Arg. 5: That which is inconsistent with the care and providence of God in giving a king to his church is not to be taught. Now God's end in giving a king to his church, as the feeding, safety, preservation, and the peaceable and quiet life of his church. (1 Tim. ii. 2 ; Isa. xlix. 23 ; Psal. lxxix. 71). But God should cross his own end in the same act of giving a king, if he should provide a king, who, by office, were to suppress robbers, murderers, and all oppressors and wasters in his holy mount, and yet should give an irresistible power to one crowned lion, a king, who may kill ten hundred thousand protestants for their religion, in an ordinary providence; and they are by an ordinary law of God to give their throats to his emissaries and bloody executioners. If any say the king will not be so cruel, - I believe it; because, actu secundo, it is not possibly in his power to be so cruel. We owe thanks to his good will that he killeth not so many, but no thanks to the nature and genuine intrinsical end of a king, who hath power from God to kill all these, and that without resistance made by any mortal man. Yea, no thanks (God avert blasphemy!) to God's ordinary providence, which (if royalists may be believed) putteth no bar upon the unlimited power of a man inclined to sin, and abuse his power to so much cruelty. Some may say, the same absurdity doth follow if the king should turn papist, and the parlisment all were papists. In that case there might be so many martyrs for the truth put to death, and God should put no bar of providence upon this power, then more than now; and yet, in that case, the king and parliament should be judges given of God, actu primo, and by virtue of their office obliged to preserve the people in peace and godliness. But I answer, If God gave a lawful official power to king and parliament to work the same cruelty upon millions of martyrs, and it should be unlawful for them by arms to defend themselves, I should then think that king and parliament were both ex officio, by virtue of their office, and actu primo, judges and fathers, and also by that same office, murderers and butchers,- which were a grievous aspersion to the unspotted providence of God.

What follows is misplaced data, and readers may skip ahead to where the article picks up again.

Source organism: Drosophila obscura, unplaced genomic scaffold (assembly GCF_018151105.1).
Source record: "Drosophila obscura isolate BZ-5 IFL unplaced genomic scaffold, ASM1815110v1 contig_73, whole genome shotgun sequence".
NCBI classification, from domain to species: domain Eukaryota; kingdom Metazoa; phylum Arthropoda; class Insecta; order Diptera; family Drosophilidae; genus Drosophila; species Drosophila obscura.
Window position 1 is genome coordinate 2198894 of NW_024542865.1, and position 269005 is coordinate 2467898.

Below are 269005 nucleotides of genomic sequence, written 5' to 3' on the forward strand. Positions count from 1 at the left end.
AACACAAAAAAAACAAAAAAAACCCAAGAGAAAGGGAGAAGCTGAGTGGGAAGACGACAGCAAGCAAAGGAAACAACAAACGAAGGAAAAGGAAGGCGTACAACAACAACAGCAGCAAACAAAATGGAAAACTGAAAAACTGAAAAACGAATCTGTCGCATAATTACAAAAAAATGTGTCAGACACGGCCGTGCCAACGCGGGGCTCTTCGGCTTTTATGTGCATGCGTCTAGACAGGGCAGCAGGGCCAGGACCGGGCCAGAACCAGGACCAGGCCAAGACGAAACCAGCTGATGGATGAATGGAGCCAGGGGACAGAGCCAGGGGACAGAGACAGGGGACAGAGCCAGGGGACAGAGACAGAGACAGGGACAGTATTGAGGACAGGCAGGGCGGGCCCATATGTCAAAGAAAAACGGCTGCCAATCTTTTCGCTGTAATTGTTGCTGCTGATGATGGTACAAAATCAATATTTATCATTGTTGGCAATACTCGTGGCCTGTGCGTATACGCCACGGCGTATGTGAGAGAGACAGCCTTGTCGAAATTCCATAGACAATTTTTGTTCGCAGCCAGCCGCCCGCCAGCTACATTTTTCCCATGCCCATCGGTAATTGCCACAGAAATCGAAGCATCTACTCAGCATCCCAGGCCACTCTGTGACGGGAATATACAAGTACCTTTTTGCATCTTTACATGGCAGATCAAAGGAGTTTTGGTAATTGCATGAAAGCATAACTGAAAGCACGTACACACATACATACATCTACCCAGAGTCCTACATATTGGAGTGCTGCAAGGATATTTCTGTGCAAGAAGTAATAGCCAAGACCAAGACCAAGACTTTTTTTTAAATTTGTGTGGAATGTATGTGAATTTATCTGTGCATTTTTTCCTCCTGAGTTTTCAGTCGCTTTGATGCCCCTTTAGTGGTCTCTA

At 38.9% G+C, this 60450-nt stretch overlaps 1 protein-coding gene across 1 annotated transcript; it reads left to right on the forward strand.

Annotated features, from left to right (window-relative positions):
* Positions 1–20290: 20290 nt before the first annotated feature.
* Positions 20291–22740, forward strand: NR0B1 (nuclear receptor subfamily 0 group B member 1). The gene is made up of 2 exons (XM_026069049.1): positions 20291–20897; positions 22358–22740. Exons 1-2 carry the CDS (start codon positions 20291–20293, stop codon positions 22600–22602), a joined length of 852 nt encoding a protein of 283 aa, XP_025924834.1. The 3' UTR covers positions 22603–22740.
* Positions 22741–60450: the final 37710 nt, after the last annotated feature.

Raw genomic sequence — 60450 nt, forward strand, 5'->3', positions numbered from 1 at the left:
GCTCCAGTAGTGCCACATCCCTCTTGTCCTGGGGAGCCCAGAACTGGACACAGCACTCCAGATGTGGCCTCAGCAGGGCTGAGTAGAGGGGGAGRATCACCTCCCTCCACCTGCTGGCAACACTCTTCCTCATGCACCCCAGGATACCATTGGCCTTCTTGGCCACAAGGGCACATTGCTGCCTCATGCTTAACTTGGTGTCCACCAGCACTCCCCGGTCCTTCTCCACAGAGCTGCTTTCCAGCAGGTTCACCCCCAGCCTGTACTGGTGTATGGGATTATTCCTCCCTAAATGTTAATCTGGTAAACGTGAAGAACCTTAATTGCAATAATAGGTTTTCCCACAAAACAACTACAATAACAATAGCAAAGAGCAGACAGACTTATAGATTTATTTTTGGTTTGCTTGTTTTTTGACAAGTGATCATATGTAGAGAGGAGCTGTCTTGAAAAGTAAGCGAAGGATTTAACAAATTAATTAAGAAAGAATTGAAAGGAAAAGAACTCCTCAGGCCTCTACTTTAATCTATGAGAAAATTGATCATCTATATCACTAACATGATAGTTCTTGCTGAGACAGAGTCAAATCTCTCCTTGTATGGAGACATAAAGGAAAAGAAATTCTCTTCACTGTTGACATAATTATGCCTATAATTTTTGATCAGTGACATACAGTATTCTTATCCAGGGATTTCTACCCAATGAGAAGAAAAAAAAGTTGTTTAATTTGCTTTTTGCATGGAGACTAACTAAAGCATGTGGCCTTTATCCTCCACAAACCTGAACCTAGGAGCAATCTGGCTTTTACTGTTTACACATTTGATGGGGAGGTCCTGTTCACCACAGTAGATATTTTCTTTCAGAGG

Arg. 6: If the estates of a kingdom give the power to a king, it is their own power in the fountain ; and if they give it for their own good, they have power to judge when it is used against themselves, and for their evil, and so power to limit and resist the power that they gave. Now, that they may take away this power, is clear in Athaliah's case. It is true she was a tyrant without a title, and had not the right of heaven to the crown, yet she had, in men's court, a title. For supposing all the royal seed to be killed, and the people consent, we cannot say that, for these six years or thereabout, she was no magistrate: that there were none on the throne of David at this time: that she was not to be obeyed as God's deputy. But grant that she was no magistrate; yet when Jehoash is brought forth to be crowned, it was a controversy to the states to whom the crown should belong. 1. Athaliah was in possession. 2. Jehoash himself being but seven years old, could not be judge. 3. It might be doubted if Joash was the true son of Ahaziah, and if he was not killed with the rest of the blood royal. Two great adversaries say with us ; Hugo Grotius.....saith he dare not condemn this, if the lesser part of the people, and every one of them indifferently, should defend themselves against a tyrant, ultimo necessitatis proesidio. The case of Scotland, when we were blocked up by sea and land with armies: the case of England, when the king, induced by prelates, first attempted to bring an army to cut off parliament, and then gather an army, and fortified York and invaded Hull, to make the militia his own, sure is considerable. Barclay saith, the people hath....a power to defend themselves against prodigious cruelty. The case of England and Ireland, now invaded by bloody rebels of Ireland, is also worthy of consideration. I could cite hosts more.